Poodle and Doodle, FUD and the Sucuri WAF | #emailsecurity | #phishing | #ransomware | #education | #technology | #infosec


On any given day, Sucuri sees thousands of clients go through the PCI compliance process. The requirements outlined by the Payment Card Industry Data Security Standards (PCI DSS) are mandatory for any website accepting credit card payment, and this process can be very stressful for website owners not familiar with these guidelines. Failure to comply with PCI requirements could result in penalties, large fines, or even lose the ability to take online credit card payments. 

False Positive PCI Vulnerability Reports

We have recently seen a number of false positive reports for clients using our Web Application Firewall (WAF) related to a collection of vulnerabilities (CVE-2019-5592). 

  • Zombie POODLE (Invalid padding with valid MAC)
  • GOLDENDOODLE (Valid padding with an invalid MAC)
  • 0-Length OpenSSL (Invalid Mac/Valid Pad, 0-length record)
  • Sleeping POODLE (invalid padding with valid MAC)

These false positives are originating from a handful of PCI compliance specialists who have wrongly flagged websites using our WAF as non-compliant. As an ecommerce website who depends on revenue, I can only imagine how distressing it would be to receive an email with a warning that you have failed PCI compliance — and these empty claims that the WAF is vulnerable have no basis and have not been proven. 

POODLE & DOODLE: Vulnerability Details

By leveraging these vulnerabilities, a bad actor may be able to decipher TLS connections — essentially, peek inside encrypted traffic. This is a very complex hack to achieve, and I’ll describe a bit further in detail how the vulnerability works and why WAF users are protected.

What’s happening here is the block cypher ECDHE-RSA-AES256-SHA384 on TLSv1.2  that the WAF uses can, in certain circumstances, be leveraged in these attacks. But this doesn’t mean that the WAF is vulnerable, only that the block cypher exists on the WAF.

Block cypher ECDHE-RSA-AES256-SHA384 is expressly listed as approved by NIST on page 26 of NIST.SP.800-52r2.pdf. You can find a redirect to this resource on page 70 of PCI-DSS-v4_0.pdf, the most current relevant standards. 

There is nothing wrong with this block cypher itself — in certain circumstances it is possible to leverage an attack on it, but due to our proprietary WAF rules and technology, any site using the WAF would be protected against these attacks.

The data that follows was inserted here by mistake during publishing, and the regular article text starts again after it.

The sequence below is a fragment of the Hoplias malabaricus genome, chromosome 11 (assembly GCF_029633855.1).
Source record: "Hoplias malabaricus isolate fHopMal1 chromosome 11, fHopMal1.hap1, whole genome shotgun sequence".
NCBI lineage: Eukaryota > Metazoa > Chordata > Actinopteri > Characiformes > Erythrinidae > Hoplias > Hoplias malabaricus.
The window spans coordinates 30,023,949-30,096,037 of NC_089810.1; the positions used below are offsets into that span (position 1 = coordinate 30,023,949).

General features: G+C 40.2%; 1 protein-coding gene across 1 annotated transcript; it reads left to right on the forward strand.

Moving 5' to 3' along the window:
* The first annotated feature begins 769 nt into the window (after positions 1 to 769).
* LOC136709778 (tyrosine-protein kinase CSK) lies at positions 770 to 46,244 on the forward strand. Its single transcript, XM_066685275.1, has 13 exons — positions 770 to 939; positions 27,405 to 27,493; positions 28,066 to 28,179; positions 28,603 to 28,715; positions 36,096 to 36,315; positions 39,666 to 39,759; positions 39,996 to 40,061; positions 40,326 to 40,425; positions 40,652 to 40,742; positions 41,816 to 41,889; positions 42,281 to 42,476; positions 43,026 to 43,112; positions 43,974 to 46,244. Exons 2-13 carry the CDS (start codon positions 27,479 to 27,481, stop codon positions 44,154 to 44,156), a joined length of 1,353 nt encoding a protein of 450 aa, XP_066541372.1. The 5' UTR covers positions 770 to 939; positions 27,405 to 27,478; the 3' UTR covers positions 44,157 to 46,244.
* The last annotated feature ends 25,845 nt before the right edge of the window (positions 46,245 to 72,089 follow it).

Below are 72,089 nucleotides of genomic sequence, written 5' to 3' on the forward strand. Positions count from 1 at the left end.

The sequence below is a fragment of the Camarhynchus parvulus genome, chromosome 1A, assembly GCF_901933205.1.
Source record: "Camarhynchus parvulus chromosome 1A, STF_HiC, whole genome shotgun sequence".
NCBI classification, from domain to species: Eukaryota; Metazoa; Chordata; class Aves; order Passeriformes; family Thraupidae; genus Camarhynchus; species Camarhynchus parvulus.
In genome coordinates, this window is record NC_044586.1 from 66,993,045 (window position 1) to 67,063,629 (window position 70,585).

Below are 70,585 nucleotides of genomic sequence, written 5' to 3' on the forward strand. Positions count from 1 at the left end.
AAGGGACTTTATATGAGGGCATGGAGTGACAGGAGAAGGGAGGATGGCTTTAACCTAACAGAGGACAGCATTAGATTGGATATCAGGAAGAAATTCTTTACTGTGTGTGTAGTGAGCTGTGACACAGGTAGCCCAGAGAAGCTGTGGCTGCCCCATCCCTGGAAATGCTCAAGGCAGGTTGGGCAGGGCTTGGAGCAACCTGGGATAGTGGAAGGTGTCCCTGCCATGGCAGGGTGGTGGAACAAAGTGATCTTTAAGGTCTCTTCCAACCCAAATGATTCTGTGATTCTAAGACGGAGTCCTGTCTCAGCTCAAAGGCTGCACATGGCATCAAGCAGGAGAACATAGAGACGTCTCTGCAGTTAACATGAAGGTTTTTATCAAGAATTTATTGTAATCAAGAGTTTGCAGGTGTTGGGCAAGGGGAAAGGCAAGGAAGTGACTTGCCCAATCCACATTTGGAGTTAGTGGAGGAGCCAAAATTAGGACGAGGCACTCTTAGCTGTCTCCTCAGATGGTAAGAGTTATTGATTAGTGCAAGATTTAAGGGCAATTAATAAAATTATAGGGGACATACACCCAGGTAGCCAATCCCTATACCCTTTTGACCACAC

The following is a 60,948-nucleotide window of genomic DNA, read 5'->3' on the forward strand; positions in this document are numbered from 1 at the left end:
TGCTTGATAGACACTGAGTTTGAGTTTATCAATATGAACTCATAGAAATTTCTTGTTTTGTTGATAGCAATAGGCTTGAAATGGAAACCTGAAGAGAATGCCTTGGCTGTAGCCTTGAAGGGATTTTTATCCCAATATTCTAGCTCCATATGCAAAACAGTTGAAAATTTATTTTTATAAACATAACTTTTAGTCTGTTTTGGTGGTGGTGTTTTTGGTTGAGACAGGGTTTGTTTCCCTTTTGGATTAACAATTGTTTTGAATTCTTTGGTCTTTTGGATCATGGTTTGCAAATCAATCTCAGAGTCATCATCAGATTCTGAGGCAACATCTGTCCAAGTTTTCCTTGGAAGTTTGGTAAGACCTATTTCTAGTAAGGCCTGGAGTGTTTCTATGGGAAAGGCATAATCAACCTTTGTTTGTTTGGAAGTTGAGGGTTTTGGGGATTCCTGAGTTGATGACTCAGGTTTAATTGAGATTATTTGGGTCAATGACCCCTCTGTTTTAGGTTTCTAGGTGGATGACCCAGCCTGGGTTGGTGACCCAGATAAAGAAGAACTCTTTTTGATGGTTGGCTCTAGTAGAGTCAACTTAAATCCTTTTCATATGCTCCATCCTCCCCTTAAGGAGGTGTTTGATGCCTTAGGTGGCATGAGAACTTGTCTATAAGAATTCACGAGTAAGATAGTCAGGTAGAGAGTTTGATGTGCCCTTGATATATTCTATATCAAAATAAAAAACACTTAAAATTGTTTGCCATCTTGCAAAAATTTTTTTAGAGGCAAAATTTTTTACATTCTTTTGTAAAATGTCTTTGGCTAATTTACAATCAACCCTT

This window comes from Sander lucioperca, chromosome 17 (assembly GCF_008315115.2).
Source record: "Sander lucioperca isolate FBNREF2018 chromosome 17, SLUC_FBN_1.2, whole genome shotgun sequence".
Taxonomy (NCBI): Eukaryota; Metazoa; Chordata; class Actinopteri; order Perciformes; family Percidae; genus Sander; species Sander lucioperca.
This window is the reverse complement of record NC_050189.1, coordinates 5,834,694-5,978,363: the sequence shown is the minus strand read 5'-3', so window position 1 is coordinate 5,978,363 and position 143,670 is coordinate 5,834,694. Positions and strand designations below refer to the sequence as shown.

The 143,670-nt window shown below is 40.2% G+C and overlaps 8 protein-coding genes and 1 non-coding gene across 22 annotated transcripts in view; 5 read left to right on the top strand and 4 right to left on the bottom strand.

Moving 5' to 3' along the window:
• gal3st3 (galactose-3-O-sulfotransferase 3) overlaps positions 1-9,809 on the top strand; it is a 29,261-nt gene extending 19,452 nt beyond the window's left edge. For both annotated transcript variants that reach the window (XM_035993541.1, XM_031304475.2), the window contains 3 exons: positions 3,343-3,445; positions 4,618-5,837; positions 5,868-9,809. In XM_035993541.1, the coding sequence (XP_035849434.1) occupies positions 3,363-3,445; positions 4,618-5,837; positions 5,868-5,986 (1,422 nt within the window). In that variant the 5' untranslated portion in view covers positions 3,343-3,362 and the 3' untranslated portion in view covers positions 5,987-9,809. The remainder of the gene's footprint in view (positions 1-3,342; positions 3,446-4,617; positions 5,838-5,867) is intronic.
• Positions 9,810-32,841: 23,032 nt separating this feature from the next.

False Positives Based on Unfounded Claims

The PCI compliance specialists responsible for these false positives have demanded that Sucuri remove ECDHE-RSA-AES256-SHA384 — and one very misinformed PCI compliance specialist even went as far as to demand the WAF fully remove TLSv1.2.

TLSv1.2 will be retired one day. PCI will likely give a couple of years warning when that happens, just as they did when TLSv1.1 and TLSv1.0  were retired before — but I don’t expect it to happen any time within the next year. The only PCI approved protocols today are TLSv1.2 and TLSv1.3, but 1.3 is still fairly new. We expect there to be a large number of browsers and other web app clients dependent on 1.2 for quite some time, so the idea of relying on 1.3 alone is a mad proposition.

I have had to get into protracted discussions with a couple of these PCI compliance specialists where they make claims and demands. However, they have not been able to prove the WAF is as vulnerable as they claim — and we are not going to be sharing details of our mitigation methods. 

I have yet to even see an attempt to prove a site behind the WAF is vulnerable to these attacks. Instead, only empty claims which I expect are based on some simple script they are using that confirms that the WAF is using this particular cypher. Well recognized tests such as https://www.ssllabs.com/ssltest/analyze.html and https://www.immuniweb.com/ssl/ both confirm the existence of this protocol and cypher on the WAF, and specifically confirm the WAF is not vulnerable to these attacks.

In Conclusion

If you really want to prove an application or WAF is vulnerable to some attack, you need to provide a replicable Proof of Concept to back up the claim — for example, this (unrelated) PoC. But, as I have said, it’s very hard to actually leverage these attacks and would take a deep understanding of the HTTPS stack and a lot of hard work to present such a PoC. We can’t do it for them, we can only set the challenge.

Apart from the unnecessary distress that these false positives cause for our WAF users, what especially bothers me about these unfounded claims is that they tend to act as a distraction from real improvements that could be made to a website owner’s security posture. 



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